Posted on Thursday, June 30, 2011
Ongoing deterioration in real estate markets and rising levels of distressed residential and commercial properties are areas of acute concern for officials at the Federal Reserve.
“[R]eal estate conditions have remained weak and adversely affected the performance of many banks,” Michael R. Foley, senior associate director of the division of banking supervision and regulation at the Federal Reserve, told lawmakers Thursday.
In testimony before the Senate Subcommittee on Financial Institutions and Consumer Protection, Foley said the property markets continue to present challenges for both banks and their supervisors.
“With housing values flat or deteriorating in many markets, there are renewed concerns about the health of the mortgage market and home equity loans in particular,” Foley said.
In the commercial sector too, “weak fundamentals… including high vacancy rates and declining rents, continue to place pressure on all but the highest quality properties with strong tenants,” according to Foley.
With residential and commercial property values still under strain, he says heightened levels of reserves are necessary for banks.
“[W]e expect that banks will continue to incur losses,” Foley said. “It will take time to make progress on the overhang of distressed commercial and residential real estate.”
Banks will need to take strong steps to ensure that losses are recognized in a timely manner, and that reserves and capital levels remain adequate, according to Foley.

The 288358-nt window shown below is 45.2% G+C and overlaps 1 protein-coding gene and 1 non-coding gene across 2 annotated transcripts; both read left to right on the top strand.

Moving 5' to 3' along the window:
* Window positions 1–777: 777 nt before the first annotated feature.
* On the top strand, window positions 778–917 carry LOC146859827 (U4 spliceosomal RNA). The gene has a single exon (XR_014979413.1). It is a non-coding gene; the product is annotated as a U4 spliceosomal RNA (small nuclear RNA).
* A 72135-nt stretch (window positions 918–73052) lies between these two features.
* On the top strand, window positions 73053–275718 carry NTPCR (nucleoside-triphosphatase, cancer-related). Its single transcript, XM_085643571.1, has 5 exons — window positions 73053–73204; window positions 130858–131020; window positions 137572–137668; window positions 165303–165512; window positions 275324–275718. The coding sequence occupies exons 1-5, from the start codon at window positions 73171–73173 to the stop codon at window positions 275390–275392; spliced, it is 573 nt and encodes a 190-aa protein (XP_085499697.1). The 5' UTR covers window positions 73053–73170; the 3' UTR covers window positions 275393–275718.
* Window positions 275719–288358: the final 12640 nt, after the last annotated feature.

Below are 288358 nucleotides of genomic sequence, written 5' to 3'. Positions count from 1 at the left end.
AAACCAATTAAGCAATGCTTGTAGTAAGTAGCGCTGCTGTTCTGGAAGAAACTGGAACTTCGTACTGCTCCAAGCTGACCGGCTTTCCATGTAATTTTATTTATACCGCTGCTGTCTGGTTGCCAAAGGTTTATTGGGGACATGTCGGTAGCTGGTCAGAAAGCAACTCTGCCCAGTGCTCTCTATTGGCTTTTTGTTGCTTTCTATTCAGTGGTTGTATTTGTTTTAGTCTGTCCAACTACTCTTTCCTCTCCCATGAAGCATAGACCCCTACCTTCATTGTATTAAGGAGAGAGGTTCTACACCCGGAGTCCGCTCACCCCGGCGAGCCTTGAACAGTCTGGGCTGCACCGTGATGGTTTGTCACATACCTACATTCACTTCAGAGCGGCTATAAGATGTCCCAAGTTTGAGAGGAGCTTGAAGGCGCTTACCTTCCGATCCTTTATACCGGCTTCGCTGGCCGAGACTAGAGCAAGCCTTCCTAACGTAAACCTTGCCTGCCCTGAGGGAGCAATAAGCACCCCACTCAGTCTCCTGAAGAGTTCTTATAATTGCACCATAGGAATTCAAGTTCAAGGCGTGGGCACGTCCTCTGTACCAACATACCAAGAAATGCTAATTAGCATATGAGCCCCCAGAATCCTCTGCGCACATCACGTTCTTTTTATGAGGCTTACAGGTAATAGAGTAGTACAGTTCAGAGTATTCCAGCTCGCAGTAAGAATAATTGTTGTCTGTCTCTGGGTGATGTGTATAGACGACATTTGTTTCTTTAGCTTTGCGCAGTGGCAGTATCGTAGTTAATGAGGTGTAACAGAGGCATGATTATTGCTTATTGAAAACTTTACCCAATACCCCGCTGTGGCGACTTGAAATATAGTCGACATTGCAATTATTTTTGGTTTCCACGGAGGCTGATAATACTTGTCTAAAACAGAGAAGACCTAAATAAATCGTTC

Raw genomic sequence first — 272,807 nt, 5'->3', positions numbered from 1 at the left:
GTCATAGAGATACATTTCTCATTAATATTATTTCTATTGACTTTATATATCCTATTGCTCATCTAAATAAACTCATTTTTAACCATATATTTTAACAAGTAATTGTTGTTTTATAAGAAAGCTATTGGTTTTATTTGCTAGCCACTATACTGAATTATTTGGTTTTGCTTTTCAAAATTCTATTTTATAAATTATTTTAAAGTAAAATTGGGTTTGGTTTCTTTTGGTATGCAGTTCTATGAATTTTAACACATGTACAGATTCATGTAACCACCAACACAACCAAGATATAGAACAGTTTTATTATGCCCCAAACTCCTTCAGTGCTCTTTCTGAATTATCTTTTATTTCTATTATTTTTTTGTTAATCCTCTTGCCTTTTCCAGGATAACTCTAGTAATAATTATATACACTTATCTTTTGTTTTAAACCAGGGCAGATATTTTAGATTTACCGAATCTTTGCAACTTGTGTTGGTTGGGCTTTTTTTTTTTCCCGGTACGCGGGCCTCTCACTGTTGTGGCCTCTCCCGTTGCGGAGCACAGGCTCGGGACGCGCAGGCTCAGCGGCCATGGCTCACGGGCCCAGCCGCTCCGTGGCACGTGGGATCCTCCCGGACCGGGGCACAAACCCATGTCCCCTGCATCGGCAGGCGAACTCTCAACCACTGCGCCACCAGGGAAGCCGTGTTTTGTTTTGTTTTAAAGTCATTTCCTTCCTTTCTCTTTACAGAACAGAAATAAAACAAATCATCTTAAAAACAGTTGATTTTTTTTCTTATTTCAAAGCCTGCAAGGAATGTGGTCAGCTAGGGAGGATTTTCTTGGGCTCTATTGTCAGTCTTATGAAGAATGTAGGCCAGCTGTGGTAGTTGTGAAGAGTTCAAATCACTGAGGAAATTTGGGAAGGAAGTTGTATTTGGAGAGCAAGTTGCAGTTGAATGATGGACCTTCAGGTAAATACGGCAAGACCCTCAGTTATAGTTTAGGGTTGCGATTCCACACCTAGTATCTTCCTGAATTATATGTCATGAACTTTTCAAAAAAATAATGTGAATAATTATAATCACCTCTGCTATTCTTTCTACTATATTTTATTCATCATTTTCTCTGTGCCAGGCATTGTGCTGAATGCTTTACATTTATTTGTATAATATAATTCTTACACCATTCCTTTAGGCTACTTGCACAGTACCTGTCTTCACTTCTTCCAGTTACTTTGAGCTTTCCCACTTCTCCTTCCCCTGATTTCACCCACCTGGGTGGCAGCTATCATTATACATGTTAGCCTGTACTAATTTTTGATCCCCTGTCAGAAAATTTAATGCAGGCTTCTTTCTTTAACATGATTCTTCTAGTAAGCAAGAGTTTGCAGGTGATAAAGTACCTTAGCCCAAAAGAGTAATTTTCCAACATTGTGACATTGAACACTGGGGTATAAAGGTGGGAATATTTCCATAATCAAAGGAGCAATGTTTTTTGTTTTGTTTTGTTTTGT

“[R]esidential and commercial real estate remain lagging sectors,” he said.
It’s a matter of paying for past mistakes, as far as Foley is concerned, but he says it started with firms outside the banking realm.
The financial crisis revealed “critical vulnerabilities” in both the regulatory framework and the financial system as a whole, he told lawmakers.
“In the years before the crisis, non-bank financial entities proliferated by exploiting gaps in the regulatory framework,” Foley testified. “This occurred during a period of increasing asset prices and abundant capital and liquidity, which eventually led to a relaxing of underwriting standards, deterioration in risk- management practices, and rapid growth of complex and opaque financial products for both consumers and investors.”
With these deficiencies exposed, Foley says Congress stepped in with the Dodd-Frank Reform Act.
The far-reaching legislation calls for 387 sets of rules and regulations to be put into place. Over half have yet to be developed, and as a result, some federal agencies have already warned that implementation will be pushed out by several months.
By: Carrie Bay DS NEWS